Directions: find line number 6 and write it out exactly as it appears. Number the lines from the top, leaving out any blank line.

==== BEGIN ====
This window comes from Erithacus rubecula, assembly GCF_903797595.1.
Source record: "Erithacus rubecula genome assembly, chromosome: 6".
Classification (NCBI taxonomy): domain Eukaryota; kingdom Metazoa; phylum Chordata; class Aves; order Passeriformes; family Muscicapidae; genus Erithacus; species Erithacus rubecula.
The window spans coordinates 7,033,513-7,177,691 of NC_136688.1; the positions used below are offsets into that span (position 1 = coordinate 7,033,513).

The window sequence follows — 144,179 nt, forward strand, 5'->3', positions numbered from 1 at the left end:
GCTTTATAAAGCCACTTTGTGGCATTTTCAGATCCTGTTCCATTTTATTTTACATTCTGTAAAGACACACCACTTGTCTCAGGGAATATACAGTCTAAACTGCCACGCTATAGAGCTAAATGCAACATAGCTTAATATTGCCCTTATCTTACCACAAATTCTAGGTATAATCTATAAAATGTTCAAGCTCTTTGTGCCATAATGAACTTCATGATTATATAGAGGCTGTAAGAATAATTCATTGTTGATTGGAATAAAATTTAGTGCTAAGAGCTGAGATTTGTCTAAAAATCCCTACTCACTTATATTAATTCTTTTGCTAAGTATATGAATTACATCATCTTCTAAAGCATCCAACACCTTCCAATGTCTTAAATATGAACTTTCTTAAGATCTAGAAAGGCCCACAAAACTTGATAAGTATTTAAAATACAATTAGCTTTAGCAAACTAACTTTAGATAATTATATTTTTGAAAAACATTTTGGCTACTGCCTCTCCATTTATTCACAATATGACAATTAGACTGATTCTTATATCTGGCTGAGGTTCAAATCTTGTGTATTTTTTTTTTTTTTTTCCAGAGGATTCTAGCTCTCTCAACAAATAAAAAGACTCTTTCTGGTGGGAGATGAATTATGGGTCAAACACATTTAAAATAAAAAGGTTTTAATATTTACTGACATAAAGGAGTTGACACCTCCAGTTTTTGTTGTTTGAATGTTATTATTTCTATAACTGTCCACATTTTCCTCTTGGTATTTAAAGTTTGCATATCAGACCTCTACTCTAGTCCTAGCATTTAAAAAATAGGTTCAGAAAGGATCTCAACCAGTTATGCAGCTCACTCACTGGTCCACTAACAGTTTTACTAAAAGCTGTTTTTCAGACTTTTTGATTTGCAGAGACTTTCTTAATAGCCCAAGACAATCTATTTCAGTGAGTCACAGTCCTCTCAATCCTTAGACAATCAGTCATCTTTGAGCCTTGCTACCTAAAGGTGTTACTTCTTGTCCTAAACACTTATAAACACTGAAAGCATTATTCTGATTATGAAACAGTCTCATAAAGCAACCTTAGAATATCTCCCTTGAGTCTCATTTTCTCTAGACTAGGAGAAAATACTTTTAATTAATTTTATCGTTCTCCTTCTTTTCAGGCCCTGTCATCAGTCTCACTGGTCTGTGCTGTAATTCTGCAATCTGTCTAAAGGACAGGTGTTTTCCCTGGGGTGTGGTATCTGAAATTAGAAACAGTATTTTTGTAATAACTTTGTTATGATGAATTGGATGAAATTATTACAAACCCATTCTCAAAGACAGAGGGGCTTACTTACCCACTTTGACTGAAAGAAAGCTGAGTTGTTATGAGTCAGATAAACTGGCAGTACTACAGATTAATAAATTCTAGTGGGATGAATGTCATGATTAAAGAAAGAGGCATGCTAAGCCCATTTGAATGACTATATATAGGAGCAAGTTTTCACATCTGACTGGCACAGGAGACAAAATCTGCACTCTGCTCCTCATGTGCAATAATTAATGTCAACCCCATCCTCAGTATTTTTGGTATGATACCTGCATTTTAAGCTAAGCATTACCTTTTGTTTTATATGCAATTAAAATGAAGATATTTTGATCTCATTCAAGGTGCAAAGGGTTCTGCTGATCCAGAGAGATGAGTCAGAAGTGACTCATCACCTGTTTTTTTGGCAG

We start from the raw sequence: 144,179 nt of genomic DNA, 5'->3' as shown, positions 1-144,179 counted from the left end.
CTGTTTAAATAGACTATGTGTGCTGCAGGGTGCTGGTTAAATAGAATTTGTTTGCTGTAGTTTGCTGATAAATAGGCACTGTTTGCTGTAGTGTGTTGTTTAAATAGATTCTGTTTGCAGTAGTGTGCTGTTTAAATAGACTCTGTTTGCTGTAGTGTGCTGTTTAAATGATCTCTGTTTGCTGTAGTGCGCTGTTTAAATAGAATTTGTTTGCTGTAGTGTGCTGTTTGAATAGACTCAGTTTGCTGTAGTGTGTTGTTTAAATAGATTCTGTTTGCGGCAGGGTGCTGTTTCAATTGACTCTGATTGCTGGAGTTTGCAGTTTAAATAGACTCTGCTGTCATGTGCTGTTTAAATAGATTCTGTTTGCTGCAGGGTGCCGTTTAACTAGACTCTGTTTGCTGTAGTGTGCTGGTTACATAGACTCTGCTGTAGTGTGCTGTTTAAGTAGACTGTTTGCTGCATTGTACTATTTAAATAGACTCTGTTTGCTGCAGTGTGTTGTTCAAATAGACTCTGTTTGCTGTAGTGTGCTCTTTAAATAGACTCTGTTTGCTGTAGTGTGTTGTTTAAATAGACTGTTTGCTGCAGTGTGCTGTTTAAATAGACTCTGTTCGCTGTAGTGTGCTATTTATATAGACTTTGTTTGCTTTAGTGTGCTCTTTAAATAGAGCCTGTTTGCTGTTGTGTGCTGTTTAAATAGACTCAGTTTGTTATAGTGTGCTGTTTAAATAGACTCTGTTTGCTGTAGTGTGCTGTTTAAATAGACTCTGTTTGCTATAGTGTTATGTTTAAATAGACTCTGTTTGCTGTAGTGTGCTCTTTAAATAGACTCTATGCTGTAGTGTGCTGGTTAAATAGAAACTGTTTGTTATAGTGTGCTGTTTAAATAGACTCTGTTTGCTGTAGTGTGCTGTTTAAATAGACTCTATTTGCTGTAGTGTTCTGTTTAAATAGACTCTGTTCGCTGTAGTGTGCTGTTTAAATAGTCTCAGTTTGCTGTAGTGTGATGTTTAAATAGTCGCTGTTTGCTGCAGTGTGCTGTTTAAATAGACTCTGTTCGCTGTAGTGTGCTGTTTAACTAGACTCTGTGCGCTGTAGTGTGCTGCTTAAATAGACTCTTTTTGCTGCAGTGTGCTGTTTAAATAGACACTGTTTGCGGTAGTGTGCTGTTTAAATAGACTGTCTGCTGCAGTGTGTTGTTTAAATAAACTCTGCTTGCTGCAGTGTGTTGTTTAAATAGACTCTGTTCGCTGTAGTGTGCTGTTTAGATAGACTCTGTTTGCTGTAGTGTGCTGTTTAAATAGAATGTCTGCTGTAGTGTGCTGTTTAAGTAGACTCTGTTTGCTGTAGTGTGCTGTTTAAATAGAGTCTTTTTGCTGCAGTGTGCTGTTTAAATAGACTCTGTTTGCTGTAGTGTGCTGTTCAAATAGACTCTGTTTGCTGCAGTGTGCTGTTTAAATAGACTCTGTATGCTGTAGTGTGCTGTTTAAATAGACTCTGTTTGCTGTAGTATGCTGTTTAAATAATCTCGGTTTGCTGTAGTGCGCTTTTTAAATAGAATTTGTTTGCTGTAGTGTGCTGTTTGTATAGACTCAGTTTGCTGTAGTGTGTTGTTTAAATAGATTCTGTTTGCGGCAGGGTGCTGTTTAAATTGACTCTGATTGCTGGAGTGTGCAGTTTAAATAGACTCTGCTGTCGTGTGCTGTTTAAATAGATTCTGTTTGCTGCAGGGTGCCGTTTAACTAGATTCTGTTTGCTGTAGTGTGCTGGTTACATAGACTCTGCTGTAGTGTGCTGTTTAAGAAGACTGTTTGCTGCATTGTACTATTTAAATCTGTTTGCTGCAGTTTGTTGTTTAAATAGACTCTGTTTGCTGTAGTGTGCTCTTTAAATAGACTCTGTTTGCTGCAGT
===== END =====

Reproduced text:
GCTTTATAAAGCCACTTTGTGGCATTTTCAGATCCTGTTCCATTTTATTTTACATTCTGTAAAGACACACCACTTGTCTCAGGGAATATACAGTCTAAACTGCCACGCTATAGAGCTAAATGCAACATAGCTTAATATTGCCCTTATCTTACCACAAATTCTAGGTATAATCTATAAAATGTTCAAGCTCTTTGTGCCATAATGAACTTCATGATTATATAGAGGCTGTAAGAATAATTCATTGTTGATTGGAATAAAATTTAGTGCTAAGAGCTGAGATTTGTCTAAAAATCCCTACTCACTTATATTAATTCTTTTGCTAAGTATATGAATTACATCATCTTCTAAAGCATCCAACACCTTCCAATGTCTTAAATATGAACTTTCTTAAGATCTAGAAAGGCCCACAAAACTTGATAAGTATTTAAAATACAATTAGCTTTAGCAAACTAACTTTAGATAATTATATTTTTGAAAAACATTTTGGCTACTGCCTCTCCATTTATTCACAATATGACAATTAGACTGATTCTTATATCTGGCTGAGGTTCAAATCTTGTGTATTTTTTTTTTTTTTTTCCAGAGGATTCTAGCTCTCTCAACAAATAAAAAGACTCTTTCTGGTGGGAGATGAATTATGGGTCAAACACATTTAAAATAAAAAGGTTTTAATATTTACTGACATAAAGGAGTTGACACCTCCAGTTTTTGTTGTTTGAATGTTATTATTTCTATAACTGTCCACATTTTCCTCTTGGTATTTAAAGTTTGCATATCAGACCTCTACTCTAGTCCTAGCATTTAAAAAATAGGTTCAGAAAGGATCTCAACCAGTTATGCAGCTCACTCACTGGTCCACTAACAGTTTTACTAAAAGCTGTTTTTCAGACTTTTTGATTTGCAGAGACTTTCTTAATAGCCCAAGACAATCTATTTCAGTGAGTCACAGTCCTCTCAATCCTTAGACAATCAGTCATCTTTGAGCCTTGCTACCTAAAGGTGTTACTTCTTGTCCTAAACACTTATAAACACTGAAAGCATTATTCTGATTATGAAACAGTCTCATAAAGCAACCTTAGAATATCTCCCTTGAGTCTCATTTTCTCTAGACTAGGAGAAAATACTTTTAATTAATTTTATCGTTCTCCTTCTTTTCAGGCCCTGTCATCAGTCTCACTGGTCTGTGCTGTAATTCTGCAATCTGTCTAAAGGACAGGTGTTTTCCCTGGGGTGTGGTATCTGAAATTAGAAACAGTATTTTTGTAATAACTTTGTTATGATGAATTGGATGAAATTATTACAAACCCATTCTCAAAGACAGAGGGGCTTACTTACCCACTTTGACTGAAAGAAAGCTGAGTTGTTATGAGTCAGATAAACTGGCAGTACTACAGATTAATAAATTCTAGTGGGATGAATGTCATGATTAAAGAAAGAGGCATGCTAAGCCCATTTGAATGACTATATATAGGAGCAAGTTTTCACATCTGACTGGCACAGGAGACAAAATCTGCACTCTGCTCCTCATGTGCAATAATTAATGTCAACCCCATCCTCAGTATTTTTGGTATGATACCTGCATTTTAAGCTAAGCATTACCTTTTGTTTTATATGCAATTAAAATGAAGATATTTTGATCTCATTCAAGGTGCAAAGGGTTCTGCTGATCCAGAGAGATGAGTCAGAAGTGACTCATCACCTGTTTTTTTGGCAG